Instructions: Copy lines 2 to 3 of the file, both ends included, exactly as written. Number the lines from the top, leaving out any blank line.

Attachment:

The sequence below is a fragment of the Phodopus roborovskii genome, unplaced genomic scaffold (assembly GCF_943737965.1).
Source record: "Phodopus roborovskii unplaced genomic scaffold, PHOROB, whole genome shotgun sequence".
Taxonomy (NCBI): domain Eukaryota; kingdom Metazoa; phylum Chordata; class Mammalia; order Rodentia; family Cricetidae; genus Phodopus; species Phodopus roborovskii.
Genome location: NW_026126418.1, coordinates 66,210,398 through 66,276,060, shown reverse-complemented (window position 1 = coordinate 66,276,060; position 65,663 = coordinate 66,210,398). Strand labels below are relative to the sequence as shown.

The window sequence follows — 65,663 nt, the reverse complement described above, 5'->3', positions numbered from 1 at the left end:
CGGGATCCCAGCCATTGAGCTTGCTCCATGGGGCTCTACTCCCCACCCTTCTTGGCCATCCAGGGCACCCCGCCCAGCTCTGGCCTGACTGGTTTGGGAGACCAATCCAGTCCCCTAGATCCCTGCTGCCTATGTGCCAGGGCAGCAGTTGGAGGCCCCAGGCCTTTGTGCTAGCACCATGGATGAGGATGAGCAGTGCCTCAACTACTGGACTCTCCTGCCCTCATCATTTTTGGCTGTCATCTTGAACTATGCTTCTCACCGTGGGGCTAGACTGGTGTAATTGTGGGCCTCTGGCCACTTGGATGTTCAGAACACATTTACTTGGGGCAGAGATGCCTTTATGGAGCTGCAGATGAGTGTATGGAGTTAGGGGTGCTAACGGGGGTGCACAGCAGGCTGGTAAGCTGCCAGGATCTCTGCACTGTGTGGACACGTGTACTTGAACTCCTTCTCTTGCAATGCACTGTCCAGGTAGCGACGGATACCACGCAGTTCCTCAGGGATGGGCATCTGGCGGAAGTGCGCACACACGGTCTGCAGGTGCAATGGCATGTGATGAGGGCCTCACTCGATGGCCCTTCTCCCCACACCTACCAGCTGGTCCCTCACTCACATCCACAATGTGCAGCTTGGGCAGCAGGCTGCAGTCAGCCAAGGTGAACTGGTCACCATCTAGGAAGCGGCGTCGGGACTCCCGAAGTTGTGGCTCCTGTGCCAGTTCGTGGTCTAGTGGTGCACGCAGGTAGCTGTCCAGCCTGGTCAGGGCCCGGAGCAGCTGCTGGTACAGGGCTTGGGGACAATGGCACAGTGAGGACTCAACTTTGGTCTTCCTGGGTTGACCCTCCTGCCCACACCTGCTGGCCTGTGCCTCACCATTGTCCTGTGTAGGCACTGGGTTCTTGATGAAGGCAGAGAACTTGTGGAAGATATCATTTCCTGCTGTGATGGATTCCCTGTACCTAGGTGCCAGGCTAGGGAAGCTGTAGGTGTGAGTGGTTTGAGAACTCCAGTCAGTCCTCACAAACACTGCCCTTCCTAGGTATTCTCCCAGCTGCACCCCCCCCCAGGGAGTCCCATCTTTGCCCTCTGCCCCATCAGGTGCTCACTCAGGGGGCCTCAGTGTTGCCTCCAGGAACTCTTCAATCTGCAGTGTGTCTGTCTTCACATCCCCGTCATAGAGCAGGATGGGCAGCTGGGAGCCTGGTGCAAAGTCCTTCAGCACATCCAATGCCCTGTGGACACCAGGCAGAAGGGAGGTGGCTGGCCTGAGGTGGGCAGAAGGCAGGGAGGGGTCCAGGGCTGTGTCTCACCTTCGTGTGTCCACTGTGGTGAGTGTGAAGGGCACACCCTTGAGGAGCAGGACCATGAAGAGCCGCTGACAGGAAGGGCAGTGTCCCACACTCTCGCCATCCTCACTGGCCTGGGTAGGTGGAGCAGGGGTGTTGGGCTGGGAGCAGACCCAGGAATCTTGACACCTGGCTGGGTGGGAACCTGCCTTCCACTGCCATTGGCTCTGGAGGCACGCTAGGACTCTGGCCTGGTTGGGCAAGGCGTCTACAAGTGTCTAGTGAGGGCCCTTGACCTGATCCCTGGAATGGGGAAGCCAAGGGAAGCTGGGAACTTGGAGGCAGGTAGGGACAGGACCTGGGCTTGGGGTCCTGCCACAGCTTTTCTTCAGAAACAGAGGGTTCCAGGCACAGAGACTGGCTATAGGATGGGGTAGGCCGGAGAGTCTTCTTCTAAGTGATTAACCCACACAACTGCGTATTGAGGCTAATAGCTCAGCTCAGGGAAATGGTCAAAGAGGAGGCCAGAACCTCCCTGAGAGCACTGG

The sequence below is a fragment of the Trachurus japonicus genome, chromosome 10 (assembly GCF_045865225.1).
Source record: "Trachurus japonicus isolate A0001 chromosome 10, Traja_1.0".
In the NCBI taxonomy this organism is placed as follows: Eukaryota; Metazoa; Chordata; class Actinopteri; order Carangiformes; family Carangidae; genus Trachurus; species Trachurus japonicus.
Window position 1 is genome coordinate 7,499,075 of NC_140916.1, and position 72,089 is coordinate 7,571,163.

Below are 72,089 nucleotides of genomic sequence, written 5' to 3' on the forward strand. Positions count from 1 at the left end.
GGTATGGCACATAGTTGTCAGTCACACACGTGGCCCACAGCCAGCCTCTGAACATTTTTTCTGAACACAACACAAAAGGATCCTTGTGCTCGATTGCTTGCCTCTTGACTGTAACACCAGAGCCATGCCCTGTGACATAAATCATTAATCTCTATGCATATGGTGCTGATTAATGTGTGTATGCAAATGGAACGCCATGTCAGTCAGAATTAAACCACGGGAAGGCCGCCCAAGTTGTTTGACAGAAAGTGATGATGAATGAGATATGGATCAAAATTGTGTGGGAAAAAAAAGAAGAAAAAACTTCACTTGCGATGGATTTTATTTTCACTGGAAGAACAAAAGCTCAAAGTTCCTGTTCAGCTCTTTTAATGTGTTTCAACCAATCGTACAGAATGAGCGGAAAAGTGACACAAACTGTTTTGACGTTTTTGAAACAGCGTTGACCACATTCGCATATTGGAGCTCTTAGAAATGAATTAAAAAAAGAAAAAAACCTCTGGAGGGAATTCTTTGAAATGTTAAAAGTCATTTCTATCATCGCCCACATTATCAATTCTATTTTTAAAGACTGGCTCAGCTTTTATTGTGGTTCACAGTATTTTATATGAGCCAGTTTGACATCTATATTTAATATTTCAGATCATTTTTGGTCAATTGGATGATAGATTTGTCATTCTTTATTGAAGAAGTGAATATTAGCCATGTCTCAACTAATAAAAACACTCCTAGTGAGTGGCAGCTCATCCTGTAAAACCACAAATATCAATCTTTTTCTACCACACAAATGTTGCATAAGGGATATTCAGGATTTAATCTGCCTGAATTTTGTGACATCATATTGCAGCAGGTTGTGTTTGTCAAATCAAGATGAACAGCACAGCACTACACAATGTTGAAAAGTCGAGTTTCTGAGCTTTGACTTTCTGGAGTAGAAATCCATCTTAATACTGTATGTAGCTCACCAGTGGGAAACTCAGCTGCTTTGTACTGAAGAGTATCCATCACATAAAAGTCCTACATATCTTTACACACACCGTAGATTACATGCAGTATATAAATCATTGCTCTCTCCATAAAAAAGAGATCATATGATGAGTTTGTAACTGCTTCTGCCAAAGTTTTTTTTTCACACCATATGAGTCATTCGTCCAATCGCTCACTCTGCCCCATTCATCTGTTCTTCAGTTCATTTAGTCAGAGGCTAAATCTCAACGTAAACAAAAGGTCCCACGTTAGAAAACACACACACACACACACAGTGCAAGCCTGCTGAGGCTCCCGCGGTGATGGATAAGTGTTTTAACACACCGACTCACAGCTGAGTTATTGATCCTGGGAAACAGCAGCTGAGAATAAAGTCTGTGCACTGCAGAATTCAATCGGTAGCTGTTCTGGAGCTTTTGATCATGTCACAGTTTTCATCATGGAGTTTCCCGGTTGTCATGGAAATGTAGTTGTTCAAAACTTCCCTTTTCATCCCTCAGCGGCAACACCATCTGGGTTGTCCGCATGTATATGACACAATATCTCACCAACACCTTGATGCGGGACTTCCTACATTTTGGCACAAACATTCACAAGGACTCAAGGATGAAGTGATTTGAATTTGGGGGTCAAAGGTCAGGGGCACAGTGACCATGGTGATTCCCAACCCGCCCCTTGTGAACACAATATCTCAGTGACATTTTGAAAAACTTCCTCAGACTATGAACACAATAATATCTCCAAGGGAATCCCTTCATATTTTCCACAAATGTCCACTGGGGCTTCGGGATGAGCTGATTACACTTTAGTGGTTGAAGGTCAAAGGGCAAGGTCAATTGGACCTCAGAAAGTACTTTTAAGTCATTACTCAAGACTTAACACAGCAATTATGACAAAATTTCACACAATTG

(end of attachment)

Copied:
Source record: "Phodopus roborovskii unplaced genomic scaffold, PHOROB, whole genome shotgun sequence".
Taxonomy (NCBI): domain Eukaryota; kingdom Metazoa; phylum Chordata; class Mammalia; order Rodentia; family Cricetidae; genus Phodopus; species Phodopus roborovskii.